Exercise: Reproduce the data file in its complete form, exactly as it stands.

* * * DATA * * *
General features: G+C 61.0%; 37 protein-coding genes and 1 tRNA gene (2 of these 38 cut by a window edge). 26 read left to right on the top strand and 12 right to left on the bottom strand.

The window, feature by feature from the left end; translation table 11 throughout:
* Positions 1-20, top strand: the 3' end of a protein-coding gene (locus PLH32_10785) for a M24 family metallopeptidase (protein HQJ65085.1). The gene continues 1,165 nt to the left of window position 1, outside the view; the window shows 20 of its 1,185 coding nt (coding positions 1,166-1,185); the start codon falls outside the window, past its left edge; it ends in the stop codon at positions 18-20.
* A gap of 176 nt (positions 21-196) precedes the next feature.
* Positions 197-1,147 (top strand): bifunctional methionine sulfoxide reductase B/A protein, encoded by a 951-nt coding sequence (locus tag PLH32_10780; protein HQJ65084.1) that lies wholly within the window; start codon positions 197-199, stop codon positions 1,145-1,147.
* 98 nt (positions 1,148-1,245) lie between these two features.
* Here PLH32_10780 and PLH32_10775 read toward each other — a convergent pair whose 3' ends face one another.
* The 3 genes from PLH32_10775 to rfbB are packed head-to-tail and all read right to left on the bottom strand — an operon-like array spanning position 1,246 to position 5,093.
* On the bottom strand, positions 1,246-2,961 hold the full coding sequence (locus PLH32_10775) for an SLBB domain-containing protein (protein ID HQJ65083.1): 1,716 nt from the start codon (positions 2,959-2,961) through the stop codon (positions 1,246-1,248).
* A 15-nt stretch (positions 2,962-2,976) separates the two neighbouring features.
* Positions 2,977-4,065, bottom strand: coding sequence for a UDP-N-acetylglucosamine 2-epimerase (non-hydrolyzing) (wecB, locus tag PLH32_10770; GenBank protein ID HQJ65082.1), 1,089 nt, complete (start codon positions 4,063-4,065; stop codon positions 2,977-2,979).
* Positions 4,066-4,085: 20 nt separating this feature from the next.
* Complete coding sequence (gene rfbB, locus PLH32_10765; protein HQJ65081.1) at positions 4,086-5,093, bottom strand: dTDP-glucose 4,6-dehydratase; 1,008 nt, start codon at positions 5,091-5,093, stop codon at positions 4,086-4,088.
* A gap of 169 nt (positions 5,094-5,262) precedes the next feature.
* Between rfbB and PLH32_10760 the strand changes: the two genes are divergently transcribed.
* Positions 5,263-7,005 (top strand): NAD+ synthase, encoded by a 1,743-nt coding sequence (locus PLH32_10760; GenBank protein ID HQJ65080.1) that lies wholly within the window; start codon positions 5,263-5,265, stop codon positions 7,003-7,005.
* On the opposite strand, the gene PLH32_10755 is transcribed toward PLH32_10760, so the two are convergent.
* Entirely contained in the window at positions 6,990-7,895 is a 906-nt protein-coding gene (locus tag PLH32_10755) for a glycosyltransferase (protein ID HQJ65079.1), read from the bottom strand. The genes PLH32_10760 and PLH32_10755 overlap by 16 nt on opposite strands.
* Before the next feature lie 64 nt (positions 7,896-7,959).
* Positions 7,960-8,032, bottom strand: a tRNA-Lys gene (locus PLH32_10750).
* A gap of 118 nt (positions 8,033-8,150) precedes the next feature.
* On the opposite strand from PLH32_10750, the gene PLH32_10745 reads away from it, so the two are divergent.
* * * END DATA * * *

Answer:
General features: G+C 61.0%; 37 protein-coding genes and 1 tRNA gene (2 of these 38 cut by a window edge). 26 read left to right on the top strand and 12 right to left on the bottom strand.

The window, feature by feature from the left end; translation table 11 throughout:
* Positions 1-20, top strand: the 3' end of a protein-coding gene (locus PLH32_10785) for a M24 family metallopeptidase (protein HQJ65085.1). The gene continues 1,165 nt to the left of window position 1, outside the view; the window shows 20 of its 1,185 coding nt (coding positions 1,166-1,185); the start codon falls outside the window, past its left edge; it ends in the stop codon at positions 18-20.
* A gap of 176 nt (positions 21-196) precedes the next feature.
* Positions 197-1,147 (top strand): bifunctional methionine sulfoxide reductase B/A protein, encoded by a 951-nt coding sequence (locus tag PLH32_10780; protein HQJ65084.1) that lies wholly within the window; start codon positions 197-199, stop codon positions 1,145-1,147.
* 98 nt (positions 1,148-1,245) lie between these two features.
* Here PLH32_10780 and PLH32_10775 read toward each other — a convergent pair whose 3' ends face one another.
* The 3 genes from PLH32_10775 to rfbB are packed head-to-tail and all read right to left on the bottom strand — an operon-like array spanning position 1,246 to position 5,093.
* On the bottom strand, positions 1,246-2,961 hold the full coding sequence (locus PLH32_10775) for an SLBB domain-containing protein (protein ID HQJ65083.1): 1,716 nt from the start codon (positions 2,959-2,961) through the stop codon (positions 1,246-1,248).
* A 15-nt stretch (positions 2,962-2,976) separates the two neighbouring features.
* Positions 2,977-4,065, bottom strand: coding sequence for a UDP-N-acetylglucosamine 2-epimerase (non-hydrolyzing) (wecB, locus tag PLH32_10770; GenBank protein ID HQJ65082.1), 1,089 nt, complete (start codon positions 4,063-4,065; stop codon positions 2,977-2,979).
* Positions 4,066-4,085: 20 nt separating this feature from the next.
* Complete coding sequence (gene rfbB, locus PLH32_10765; protein HQJ65081.1) at positions 4,086-5,093, bottom strand: dTDP-glucose 4,6-dehydratase; 1,008 nt, start codon at positions 5,091-5,093, stop codon at positions 4,086-4,088.
* A gap of 169 nt (positions 5,094-5,262) precedes the next feature.
* Between rfbB and PLH32_10760 the strand changes: the two genes are divergently transcribed.
* Positions 5,263-7,005 (top strand): NAD+ synthase, encoded by a 1,743-nt coding sequence (locus PLH32_10760; GenBank protein ID HQJ65080.1) that lies wholly within the window; start codon positions 5,263-5,265, stop codon positions 7,003-7,005.
* On the opposite strand, the gene PLH32_10755 is transcribed toward PLH32_10760, so the two are convergent.
* Entirely contained in the window at positions 6,990-7,895 is a 906-nt protein-coding gene (locus tag PLH32_10755) for a glycosyltransferase (protein ID HQJ65079.1), read from the bottom strand. The genes PLH32_10760 and PLH32_10755 overlap by 16 nt on opposite strands.
* Before the next feature lie 64 nt (positions 7,896-7,959).
* Positions 7,960-8,032, bottom strand: a tRNA-Lys gene (locus PLH32_10750).
* A gap of 118 nt (positions 8,033-8,150) precedes the next feature.
* On the opposite strand from PLH32_10750, the gene PLH32_10745 reads away from it, so the two are divergent.